Today I arrive in California to spend the night in my old bedroom in Berkeley. Tomorrow I will be with our fund Industry Ventures in San Francisco, then the Cal-USC football game on Saturday in Los Angeles. The Bears loss to Arizona last weekend dropped a sure top-5 ranking and a shot at the championship bowl series in January. Still, if we defeat the Trojans, now ranked third in the country, we will go to the Rose Bowl for the first time since 1959.
While driving from the airport this afternoon, I listen to Henry Waxman on NPR. Waxmen will soon chair the House Government Reform Committee and drew a funny reminder that the Republicans investigated Clinton for sending Christmas cards, and failed to look into Iraqi contracts, wire tapping, the war.... Ah, it's good to be in the Bay Area!
Monday, November 13
Saturday, November 11
I ask Madeleine, sitting next to me now, what she was thinking about when I took this photo. She: "I was thinking about a baby lion when the hunters killed the baby lion (Madeleine makes a growling face). The baby lion then stood up on her hind legs. Then the hunters killed her again. The hunters killed the lion because they didn't have anything to eat, and that was not a way to respect the baby lion. The owner of the baby lion and the woods was angry at the hunter. The next morning, brown smoke cleared up the air. A horse came by and saw the meat . He ate the meat. And then he ran away because the hunters came. He was shot because the horse bent down. the owner thought she was dead, so the owner put him in prison. Then a man from a station came, with a crocodile. And a phone. He said to the hunter: 'are you dragging him away to jail? You will not be a hunter if you go to jail.' "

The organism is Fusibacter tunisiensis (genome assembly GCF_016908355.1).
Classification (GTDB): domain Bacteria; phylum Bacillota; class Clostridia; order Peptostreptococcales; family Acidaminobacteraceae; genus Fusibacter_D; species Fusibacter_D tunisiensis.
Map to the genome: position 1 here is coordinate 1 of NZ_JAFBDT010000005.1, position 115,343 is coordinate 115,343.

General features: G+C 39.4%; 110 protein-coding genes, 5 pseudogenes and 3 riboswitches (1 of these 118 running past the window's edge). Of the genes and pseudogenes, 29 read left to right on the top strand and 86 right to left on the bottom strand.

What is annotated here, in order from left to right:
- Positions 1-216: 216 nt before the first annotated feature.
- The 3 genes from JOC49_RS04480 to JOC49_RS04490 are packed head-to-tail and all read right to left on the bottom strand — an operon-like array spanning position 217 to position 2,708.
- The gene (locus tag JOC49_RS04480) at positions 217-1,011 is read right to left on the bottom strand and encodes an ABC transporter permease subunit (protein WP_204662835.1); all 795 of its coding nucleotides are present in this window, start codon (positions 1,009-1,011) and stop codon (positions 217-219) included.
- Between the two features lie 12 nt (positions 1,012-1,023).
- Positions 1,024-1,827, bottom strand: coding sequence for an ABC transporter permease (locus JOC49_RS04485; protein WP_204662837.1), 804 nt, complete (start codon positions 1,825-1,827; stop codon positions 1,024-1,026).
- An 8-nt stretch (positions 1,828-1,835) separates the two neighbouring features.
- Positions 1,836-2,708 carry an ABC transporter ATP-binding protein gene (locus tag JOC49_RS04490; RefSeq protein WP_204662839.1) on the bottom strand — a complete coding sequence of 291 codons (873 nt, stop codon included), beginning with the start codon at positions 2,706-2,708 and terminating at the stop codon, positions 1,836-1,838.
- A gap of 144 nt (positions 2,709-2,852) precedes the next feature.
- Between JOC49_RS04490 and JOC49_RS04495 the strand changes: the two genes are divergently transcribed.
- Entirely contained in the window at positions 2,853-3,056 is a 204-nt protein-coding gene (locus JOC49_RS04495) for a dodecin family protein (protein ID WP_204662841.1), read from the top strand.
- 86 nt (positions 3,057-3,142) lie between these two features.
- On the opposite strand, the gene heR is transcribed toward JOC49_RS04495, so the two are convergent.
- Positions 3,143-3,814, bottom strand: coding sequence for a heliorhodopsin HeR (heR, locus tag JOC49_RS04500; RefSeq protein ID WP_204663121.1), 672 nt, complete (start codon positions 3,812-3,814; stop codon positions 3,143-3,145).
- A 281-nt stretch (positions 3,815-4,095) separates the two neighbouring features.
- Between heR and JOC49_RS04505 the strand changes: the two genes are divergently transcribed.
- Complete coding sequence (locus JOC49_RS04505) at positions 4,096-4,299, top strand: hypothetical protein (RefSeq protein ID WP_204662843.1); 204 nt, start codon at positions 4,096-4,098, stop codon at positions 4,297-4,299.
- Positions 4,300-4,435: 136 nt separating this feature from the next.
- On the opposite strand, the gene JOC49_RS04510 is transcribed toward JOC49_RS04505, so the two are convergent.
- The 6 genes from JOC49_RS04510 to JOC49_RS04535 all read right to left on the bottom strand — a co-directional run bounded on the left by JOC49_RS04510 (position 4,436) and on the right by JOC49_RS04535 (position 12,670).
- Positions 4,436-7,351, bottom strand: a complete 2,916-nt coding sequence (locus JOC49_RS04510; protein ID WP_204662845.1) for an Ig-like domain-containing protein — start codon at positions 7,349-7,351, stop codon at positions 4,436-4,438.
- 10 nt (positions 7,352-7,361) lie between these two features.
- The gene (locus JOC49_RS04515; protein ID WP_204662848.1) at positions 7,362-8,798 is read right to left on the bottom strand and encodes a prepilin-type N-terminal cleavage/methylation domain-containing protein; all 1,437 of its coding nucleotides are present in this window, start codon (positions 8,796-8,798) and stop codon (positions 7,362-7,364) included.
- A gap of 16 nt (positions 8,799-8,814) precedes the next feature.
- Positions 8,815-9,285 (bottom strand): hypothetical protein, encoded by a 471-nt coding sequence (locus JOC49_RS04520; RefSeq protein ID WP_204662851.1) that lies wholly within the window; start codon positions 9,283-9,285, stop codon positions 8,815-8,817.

Madeleine gets a free ride in The Green Park, which is one of the Royal Parks of London.
I tell Madeleine that a boullion cube is a caramel. She stuffs it into her mouth, grimaces and spits into the sink. Eitan and I have a hardy laugh; Sonnet rolls her eyes.